KoySLab has established a set of Research&Innovation path:
Innovation Impact Analysis
We research on the overall social-economic and ethic impact of the innovation activities. Impact analysis is a component of the policy or programming cycle, where it can play two roles: A) Ex ante impact analysis. This is part of the needs analysis and planning activity of the policy cycle. It involves doing a prospective analysis of what the impact of an intervention might be, so as to inform policymaking – the policymaker’s equivalent of business planning; B) Ex post impact assessment. This is part of the evaluation and management activity of the policy cycle. Broadly, evaluation aims to understand to what extent and how a policy intervention corrects the problem it was intended to address. Impact assessment focuses on the effects of the intervention, whereas evaluation is likely to cover a wider range of issues such as the appropriateness of the intervention design, the cost and efficiency of the intervention, its unintended effects and how to use the experience from this intervention to improve the design of future interventions.
We adopt also foresight methodologies to outline potential long-term scenarios, among which: a) territorial and environmental foresight; b) economic scenarios; c) technological scenarios; d) resources scarcity.
Analysis of Sustainability
We follow a systematic approach to co-design, test and validate sustainable and inclusive business models for our clients and innovation pilot scenarios. Our approach builds on the Triple Layered Business Model Canvas, a tool employed in practice to facilitate sustainable innovation. This helps us co-design and analyse alternative models from an integrated perspective (considering socio-economic and environmental aspects such as upcycling opportunities, gender issues, social benefits, etc.), while preserving the advantage of simplicity, so as to be easily understood and used by a broad range of stakeholders. Our methodology is grounded on evidence collected from our research and pilot activities. It unfolds in iterative steps for selecting the best value propositions with the help of Business Model Co-design workshops, before refining them based on the evidence we collect from testing as well as the opportunities, threats and constraints we discover in the process. .
Responsible Innovation Design patterns
Responsibility by design is a collaborative approach promoting participatory and co-design methods to empower users and other stakeholders in design and in terms of ensuring successful outcomes by means of a deep understanding of the different stakeholder’s needs, values and circumstances in the context of the ecosystem. We analyse how to being aware of the human, societal and ethical values related to a particular design and reflecting them in the design. Our research targets at enlarging the RRI paradigm by extending the conceptual and procedural approach, and practical implications in order to make it even more usable and useful for innovation ecosystems. The scope is to extend the focus on the whole stakeholders’ supply chain by analysing policies and strategies in the context of structural and dynamic changes within a smart industrial environment hence providing an updated set of performance indicators. It reaches a preliminary understanding of the role of the social sphere into this multilevel ecosystem.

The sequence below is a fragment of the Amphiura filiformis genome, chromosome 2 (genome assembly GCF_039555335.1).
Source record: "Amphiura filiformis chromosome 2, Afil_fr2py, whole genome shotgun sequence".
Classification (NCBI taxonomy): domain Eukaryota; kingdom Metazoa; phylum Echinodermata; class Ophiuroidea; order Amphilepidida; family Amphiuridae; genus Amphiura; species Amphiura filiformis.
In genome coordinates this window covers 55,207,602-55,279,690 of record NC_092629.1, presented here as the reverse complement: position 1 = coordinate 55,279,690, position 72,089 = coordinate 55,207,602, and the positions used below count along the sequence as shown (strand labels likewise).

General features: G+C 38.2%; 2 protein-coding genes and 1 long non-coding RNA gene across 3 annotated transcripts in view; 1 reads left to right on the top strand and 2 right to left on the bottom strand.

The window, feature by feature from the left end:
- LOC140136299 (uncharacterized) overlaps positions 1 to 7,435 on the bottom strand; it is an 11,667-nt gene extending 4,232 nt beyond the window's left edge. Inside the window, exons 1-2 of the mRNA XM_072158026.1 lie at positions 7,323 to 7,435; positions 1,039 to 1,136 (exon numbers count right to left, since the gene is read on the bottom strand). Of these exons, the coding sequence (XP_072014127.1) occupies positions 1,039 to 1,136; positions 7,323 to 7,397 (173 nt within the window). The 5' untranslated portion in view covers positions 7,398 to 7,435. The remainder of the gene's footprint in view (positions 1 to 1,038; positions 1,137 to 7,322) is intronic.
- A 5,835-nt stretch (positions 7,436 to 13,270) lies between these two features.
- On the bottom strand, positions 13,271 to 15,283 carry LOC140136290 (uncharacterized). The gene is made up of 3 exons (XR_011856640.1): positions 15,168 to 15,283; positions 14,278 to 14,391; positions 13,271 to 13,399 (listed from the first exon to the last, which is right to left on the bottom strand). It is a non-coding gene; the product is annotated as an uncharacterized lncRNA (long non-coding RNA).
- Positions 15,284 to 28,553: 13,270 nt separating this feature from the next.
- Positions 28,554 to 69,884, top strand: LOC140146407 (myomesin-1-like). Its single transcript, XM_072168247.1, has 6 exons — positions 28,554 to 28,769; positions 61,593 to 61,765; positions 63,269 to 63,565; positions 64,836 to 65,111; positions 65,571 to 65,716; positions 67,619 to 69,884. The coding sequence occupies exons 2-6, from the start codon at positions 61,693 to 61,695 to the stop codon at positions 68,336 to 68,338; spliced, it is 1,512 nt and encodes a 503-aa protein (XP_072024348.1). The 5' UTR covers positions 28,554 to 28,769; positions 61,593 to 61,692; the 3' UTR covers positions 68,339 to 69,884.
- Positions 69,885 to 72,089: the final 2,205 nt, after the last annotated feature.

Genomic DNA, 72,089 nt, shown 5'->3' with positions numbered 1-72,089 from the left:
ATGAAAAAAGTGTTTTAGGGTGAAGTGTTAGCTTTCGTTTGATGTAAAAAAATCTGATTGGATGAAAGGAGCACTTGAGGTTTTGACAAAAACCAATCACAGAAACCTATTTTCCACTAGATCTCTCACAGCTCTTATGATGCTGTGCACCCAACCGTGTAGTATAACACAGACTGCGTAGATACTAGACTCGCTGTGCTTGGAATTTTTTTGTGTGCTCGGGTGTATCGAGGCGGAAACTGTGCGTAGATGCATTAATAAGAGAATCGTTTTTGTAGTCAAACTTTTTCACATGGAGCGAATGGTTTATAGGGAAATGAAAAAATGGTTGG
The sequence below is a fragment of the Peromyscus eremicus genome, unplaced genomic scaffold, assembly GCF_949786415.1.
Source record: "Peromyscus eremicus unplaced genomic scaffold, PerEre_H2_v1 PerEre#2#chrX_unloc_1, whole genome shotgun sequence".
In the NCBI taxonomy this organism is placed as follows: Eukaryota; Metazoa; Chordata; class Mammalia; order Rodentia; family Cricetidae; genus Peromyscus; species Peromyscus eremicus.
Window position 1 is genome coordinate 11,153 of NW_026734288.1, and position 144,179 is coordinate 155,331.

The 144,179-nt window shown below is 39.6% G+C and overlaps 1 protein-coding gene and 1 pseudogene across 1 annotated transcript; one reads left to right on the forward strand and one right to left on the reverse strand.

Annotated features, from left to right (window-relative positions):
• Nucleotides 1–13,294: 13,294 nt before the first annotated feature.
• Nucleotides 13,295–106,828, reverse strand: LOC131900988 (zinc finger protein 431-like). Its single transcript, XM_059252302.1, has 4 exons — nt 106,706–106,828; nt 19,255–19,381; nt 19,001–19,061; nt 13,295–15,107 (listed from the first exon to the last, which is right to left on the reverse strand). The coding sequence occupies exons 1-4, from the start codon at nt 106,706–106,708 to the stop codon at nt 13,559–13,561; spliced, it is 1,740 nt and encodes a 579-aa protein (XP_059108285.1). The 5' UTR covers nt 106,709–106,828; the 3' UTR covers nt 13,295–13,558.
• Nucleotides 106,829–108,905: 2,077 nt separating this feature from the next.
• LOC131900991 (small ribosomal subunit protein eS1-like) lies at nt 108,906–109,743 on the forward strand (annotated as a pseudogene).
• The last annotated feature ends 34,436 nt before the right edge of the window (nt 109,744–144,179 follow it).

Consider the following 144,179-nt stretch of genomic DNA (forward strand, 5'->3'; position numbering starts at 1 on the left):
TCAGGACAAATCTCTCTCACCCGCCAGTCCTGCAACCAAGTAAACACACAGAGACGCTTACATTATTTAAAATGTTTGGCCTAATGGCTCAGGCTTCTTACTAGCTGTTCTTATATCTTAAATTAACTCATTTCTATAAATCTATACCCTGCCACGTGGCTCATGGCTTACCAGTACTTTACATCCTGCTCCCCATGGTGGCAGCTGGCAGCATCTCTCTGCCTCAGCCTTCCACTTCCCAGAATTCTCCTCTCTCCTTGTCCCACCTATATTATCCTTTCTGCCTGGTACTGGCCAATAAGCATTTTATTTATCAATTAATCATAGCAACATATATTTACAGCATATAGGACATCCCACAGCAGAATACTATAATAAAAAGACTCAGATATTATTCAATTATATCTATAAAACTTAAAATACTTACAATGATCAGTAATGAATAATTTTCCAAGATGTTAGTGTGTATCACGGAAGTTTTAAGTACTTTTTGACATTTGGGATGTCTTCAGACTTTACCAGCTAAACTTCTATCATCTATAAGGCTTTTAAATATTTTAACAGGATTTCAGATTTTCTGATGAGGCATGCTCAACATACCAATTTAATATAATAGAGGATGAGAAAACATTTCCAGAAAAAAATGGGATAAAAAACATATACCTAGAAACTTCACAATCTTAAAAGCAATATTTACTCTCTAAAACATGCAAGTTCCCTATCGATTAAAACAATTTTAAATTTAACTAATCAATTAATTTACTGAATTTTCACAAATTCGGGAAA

Evolutionary Complex Systems Theory
“An ecosystem is a set of actors with varying degrees of multilateral, non-generic complementarities that are not fully hierarchically controlled”. Innovation systems are multidimensional networks and are characterised by interconnections among actors in different organizational context (e.g. university, government and non-profit research institutions, and business enterprises). Knowledge creation and transfer processes within these contexts are characterized by uncertainty and controversy, particularly in the interactions among actors in the network and the exploration of knowledge.
The rationale about this research sector is based upon is that there are several similarities between evolutionary perspectives of interrelationships of organisms and their environment, and innovation processes. The flows of technology and information among people, companies and institutions are crucial to the innovative process, indeed innovation and technology development are the results of a complex set of linkages among actors producing, distributing and applying different types of knowledge. These actors are primarily universities, research institutes, business enterprise, and the people within them
The generic model we use in our research describes the innovation ecology as a complex system composed of many interlinked elements: time, organizational structure, physical space, tolerance of risk, strategy, recognition and incentive systems, virtual space, structured and spontaneous processes, knowledge management, financial capital, diversity, attention to the future, challenge and, finally, conversation. Each model is customised by defining the emergence of system-making connections and these connections typically flow from the need to solve specific innovation problems.